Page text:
Moving average stops

A sensible way to set stops is to use methods that take into account longer term trends and iron out the effect of daily fluctuations. A moving average is a good practical method to manage risk as well as a sensible way to place stop-loss orders. If the price today is above the average price of, say, the last thirty days, the trend is up. If the price is below the average price of the last thirty days, the trend is down.

Place a stop-loss order at a price level below the level of the thirty-day moving average.

Moving averages were part of a trader’s tool-kit long before computers came on the scene. These days, the calculation is done for you by any software analysis package, making it a quick and simple operation to find where to place this type of stop-loss.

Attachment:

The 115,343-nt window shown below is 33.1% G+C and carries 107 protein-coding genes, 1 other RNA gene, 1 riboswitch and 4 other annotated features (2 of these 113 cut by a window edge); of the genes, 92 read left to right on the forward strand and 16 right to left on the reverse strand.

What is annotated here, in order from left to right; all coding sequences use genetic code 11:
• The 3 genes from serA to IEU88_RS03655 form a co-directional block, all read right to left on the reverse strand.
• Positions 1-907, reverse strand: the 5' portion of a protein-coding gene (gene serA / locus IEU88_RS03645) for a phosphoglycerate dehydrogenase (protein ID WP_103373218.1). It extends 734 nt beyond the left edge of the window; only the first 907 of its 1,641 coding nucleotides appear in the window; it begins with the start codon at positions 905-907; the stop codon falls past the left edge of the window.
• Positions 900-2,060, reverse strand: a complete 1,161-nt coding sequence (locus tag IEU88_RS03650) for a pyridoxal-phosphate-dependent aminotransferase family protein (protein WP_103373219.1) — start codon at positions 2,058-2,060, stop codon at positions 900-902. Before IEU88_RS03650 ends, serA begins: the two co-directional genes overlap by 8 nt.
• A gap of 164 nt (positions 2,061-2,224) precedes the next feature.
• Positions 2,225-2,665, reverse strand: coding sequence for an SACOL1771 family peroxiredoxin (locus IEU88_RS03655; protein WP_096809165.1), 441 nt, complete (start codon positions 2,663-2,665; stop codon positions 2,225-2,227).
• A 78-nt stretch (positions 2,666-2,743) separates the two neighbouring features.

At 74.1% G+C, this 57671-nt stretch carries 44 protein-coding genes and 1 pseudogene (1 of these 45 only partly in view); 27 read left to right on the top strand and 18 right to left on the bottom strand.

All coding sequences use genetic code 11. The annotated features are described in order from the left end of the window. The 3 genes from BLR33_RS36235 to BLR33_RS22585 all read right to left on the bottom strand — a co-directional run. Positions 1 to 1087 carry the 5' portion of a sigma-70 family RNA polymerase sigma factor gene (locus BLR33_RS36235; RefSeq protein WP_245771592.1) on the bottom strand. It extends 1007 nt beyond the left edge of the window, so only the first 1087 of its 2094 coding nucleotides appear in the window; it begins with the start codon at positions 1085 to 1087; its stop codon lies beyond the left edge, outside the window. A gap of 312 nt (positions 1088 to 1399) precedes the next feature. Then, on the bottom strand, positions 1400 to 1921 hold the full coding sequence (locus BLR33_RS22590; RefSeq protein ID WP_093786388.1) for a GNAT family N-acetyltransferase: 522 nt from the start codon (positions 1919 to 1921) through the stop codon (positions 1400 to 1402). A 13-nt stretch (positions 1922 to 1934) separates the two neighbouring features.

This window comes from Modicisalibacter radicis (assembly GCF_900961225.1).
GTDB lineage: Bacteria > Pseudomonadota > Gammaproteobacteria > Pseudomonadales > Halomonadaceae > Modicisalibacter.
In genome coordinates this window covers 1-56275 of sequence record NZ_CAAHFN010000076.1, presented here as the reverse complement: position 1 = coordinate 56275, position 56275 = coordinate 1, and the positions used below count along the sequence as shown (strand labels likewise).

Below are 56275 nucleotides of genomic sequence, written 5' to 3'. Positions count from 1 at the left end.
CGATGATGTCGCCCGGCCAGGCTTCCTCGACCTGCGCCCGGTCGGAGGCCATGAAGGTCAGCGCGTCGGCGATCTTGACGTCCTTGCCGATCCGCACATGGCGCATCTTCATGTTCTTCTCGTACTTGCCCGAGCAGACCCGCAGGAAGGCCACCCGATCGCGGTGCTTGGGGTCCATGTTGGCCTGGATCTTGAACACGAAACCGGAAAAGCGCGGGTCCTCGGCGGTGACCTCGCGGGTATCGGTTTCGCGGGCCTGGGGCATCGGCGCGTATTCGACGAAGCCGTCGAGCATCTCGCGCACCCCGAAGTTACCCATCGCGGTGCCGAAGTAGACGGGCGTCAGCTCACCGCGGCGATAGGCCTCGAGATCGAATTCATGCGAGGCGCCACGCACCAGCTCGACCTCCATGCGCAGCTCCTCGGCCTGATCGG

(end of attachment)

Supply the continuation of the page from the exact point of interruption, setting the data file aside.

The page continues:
Stops under support

The safest place to have a stop-loss is under a strong price support level. The trick is to buy stocks just on or just above that support. Assuming that you will place a stop-loss underneath a strong support level, the closer you buy to this support, the lower your risk becomes.